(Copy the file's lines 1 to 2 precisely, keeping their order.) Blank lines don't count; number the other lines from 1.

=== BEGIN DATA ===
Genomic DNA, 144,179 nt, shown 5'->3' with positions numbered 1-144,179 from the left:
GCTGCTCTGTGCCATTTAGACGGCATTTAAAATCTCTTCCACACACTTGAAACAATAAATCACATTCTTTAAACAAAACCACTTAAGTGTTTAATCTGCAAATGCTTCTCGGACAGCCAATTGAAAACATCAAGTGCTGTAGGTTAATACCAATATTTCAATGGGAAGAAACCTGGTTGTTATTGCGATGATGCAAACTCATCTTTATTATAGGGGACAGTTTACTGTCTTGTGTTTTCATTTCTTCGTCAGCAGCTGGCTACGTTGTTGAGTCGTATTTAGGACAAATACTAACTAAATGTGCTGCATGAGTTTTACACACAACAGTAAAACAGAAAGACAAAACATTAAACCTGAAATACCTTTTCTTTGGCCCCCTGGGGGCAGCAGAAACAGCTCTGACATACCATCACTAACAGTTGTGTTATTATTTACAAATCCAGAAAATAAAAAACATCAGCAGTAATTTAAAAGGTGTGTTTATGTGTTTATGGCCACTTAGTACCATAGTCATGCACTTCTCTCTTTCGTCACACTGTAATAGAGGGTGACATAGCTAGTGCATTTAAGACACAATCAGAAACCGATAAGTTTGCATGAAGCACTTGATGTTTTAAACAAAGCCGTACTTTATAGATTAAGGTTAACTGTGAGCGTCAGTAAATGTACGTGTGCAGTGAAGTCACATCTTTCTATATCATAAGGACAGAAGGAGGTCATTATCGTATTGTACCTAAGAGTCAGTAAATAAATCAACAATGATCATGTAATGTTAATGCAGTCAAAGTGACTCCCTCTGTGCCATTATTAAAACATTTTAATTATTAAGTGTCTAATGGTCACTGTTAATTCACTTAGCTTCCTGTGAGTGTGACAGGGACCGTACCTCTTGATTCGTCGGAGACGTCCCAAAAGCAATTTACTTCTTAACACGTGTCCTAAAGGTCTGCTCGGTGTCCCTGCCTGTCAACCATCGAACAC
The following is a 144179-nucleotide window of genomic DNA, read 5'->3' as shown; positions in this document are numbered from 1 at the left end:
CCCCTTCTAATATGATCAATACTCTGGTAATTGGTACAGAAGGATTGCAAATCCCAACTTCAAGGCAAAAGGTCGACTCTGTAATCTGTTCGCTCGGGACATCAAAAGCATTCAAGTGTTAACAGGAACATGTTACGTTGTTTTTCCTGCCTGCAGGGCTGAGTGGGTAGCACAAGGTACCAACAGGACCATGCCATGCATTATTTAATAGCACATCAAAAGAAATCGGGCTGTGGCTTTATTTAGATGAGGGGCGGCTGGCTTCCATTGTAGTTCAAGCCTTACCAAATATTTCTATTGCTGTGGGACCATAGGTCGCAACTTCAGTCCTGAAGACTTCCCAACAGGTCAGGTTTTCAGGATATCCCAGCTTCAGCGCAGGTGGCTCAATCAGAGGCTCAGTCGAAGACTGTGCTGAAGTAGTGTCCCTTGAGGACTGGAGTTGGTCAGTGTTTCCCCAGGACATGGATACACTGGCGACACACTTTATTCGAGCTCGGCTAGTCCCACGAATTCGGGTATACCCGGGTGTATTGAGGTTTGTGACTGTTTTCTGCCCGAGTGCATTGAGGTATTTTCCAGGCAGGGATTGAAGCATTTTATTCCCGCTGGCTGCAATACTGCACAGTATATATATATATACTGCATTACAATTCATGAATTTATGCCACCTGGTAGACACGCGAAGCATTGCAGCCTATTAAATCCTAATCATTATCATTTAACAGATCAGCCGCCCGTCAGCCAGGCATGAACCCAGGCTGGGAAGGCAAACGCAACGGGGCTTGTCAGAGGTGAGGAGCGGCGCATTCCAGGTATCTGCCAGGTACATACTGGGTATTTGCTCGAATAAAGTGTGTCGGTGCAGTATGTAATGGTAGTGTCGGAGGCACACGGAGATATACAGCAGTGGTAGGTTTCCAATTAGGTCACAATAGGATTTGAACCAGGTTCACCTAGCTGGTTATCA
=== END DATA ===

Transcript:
Genomic DNA, 144,179 nt, shown 5'->3' with positions numbered 1-144,179 from the left:
GCTGCTCTGTGCCATTTAGACGGCATTTAAAATCTCTTCCACACACTTGAAACAATAAATCACATTCTTTAAACAAAACCACTTAAGTGTTTAATCTGCAAATGCTTCTCGGACAGCCAATTGAAAACATCAAGTGCTGTAGGTTAATACCAATATTTCAATGGGAAGAAACCTGGTTGTTATTGCGATGATGCAAACTCATCTTTATTATAGGGGACAGTTTACTGTCTTGTGTTTTCATTTCTTCGTCAGCAGCTGGCTACGTTGTTGAGTCGTATTTAGGACAAATACTAACTAAATGTGCTGCATGAGTTTTACACACAACAGTAAAACAGAAAGACAAAACATTAAACCTGAAATACCTTTTCTTTGGCCCCCTGGGGGCAGCAGAAACAGCTCTGACATACCATCACTAACAGTTGTGTTATTATTTACAAATCCAGAAAATAAAAAACATCAGCAGTAATTTAAAAGGTGTGTTTATGTGTTTATGGCCACTTAGTACCATAGTCATGCACTTCTCTCTTTCGTCACACTGTAATAGAGGGTGACATAGCTAGTGCATTTAAGACACAATCAGAAACCGATAAGTTTGCATGAAGCACTTGATGTTTTAAACAAAGCCGTACTTTATAGATTAAGGTTAACTGTGAGCGTCAGTAAATGTACGTGTGCAGTGAAGTCACATCTTTCTATATCATAAGGACAGAAGGAGGTCATTATCGTATTGTACCTAAGAGTCAGTAAATAAATCAACAATGATCATGTAATGTTAATGCAGTCAAAGTGACTCCCTCTGTGCCATTATTAAAACATTTTAATTATTAAGTGTCTAATGGTCACTGTTAATTCACTTAGCTTCCTGTGAGTGTGACAGGGACCGTACCTCTTGATTCGTCGGAGACGTCCCAAAAGCAATTTACTTCTTAACACGTGTCCTAAAGGTCTGCTCGGTGTCCCTGCCTGTCAACCATCGAACAC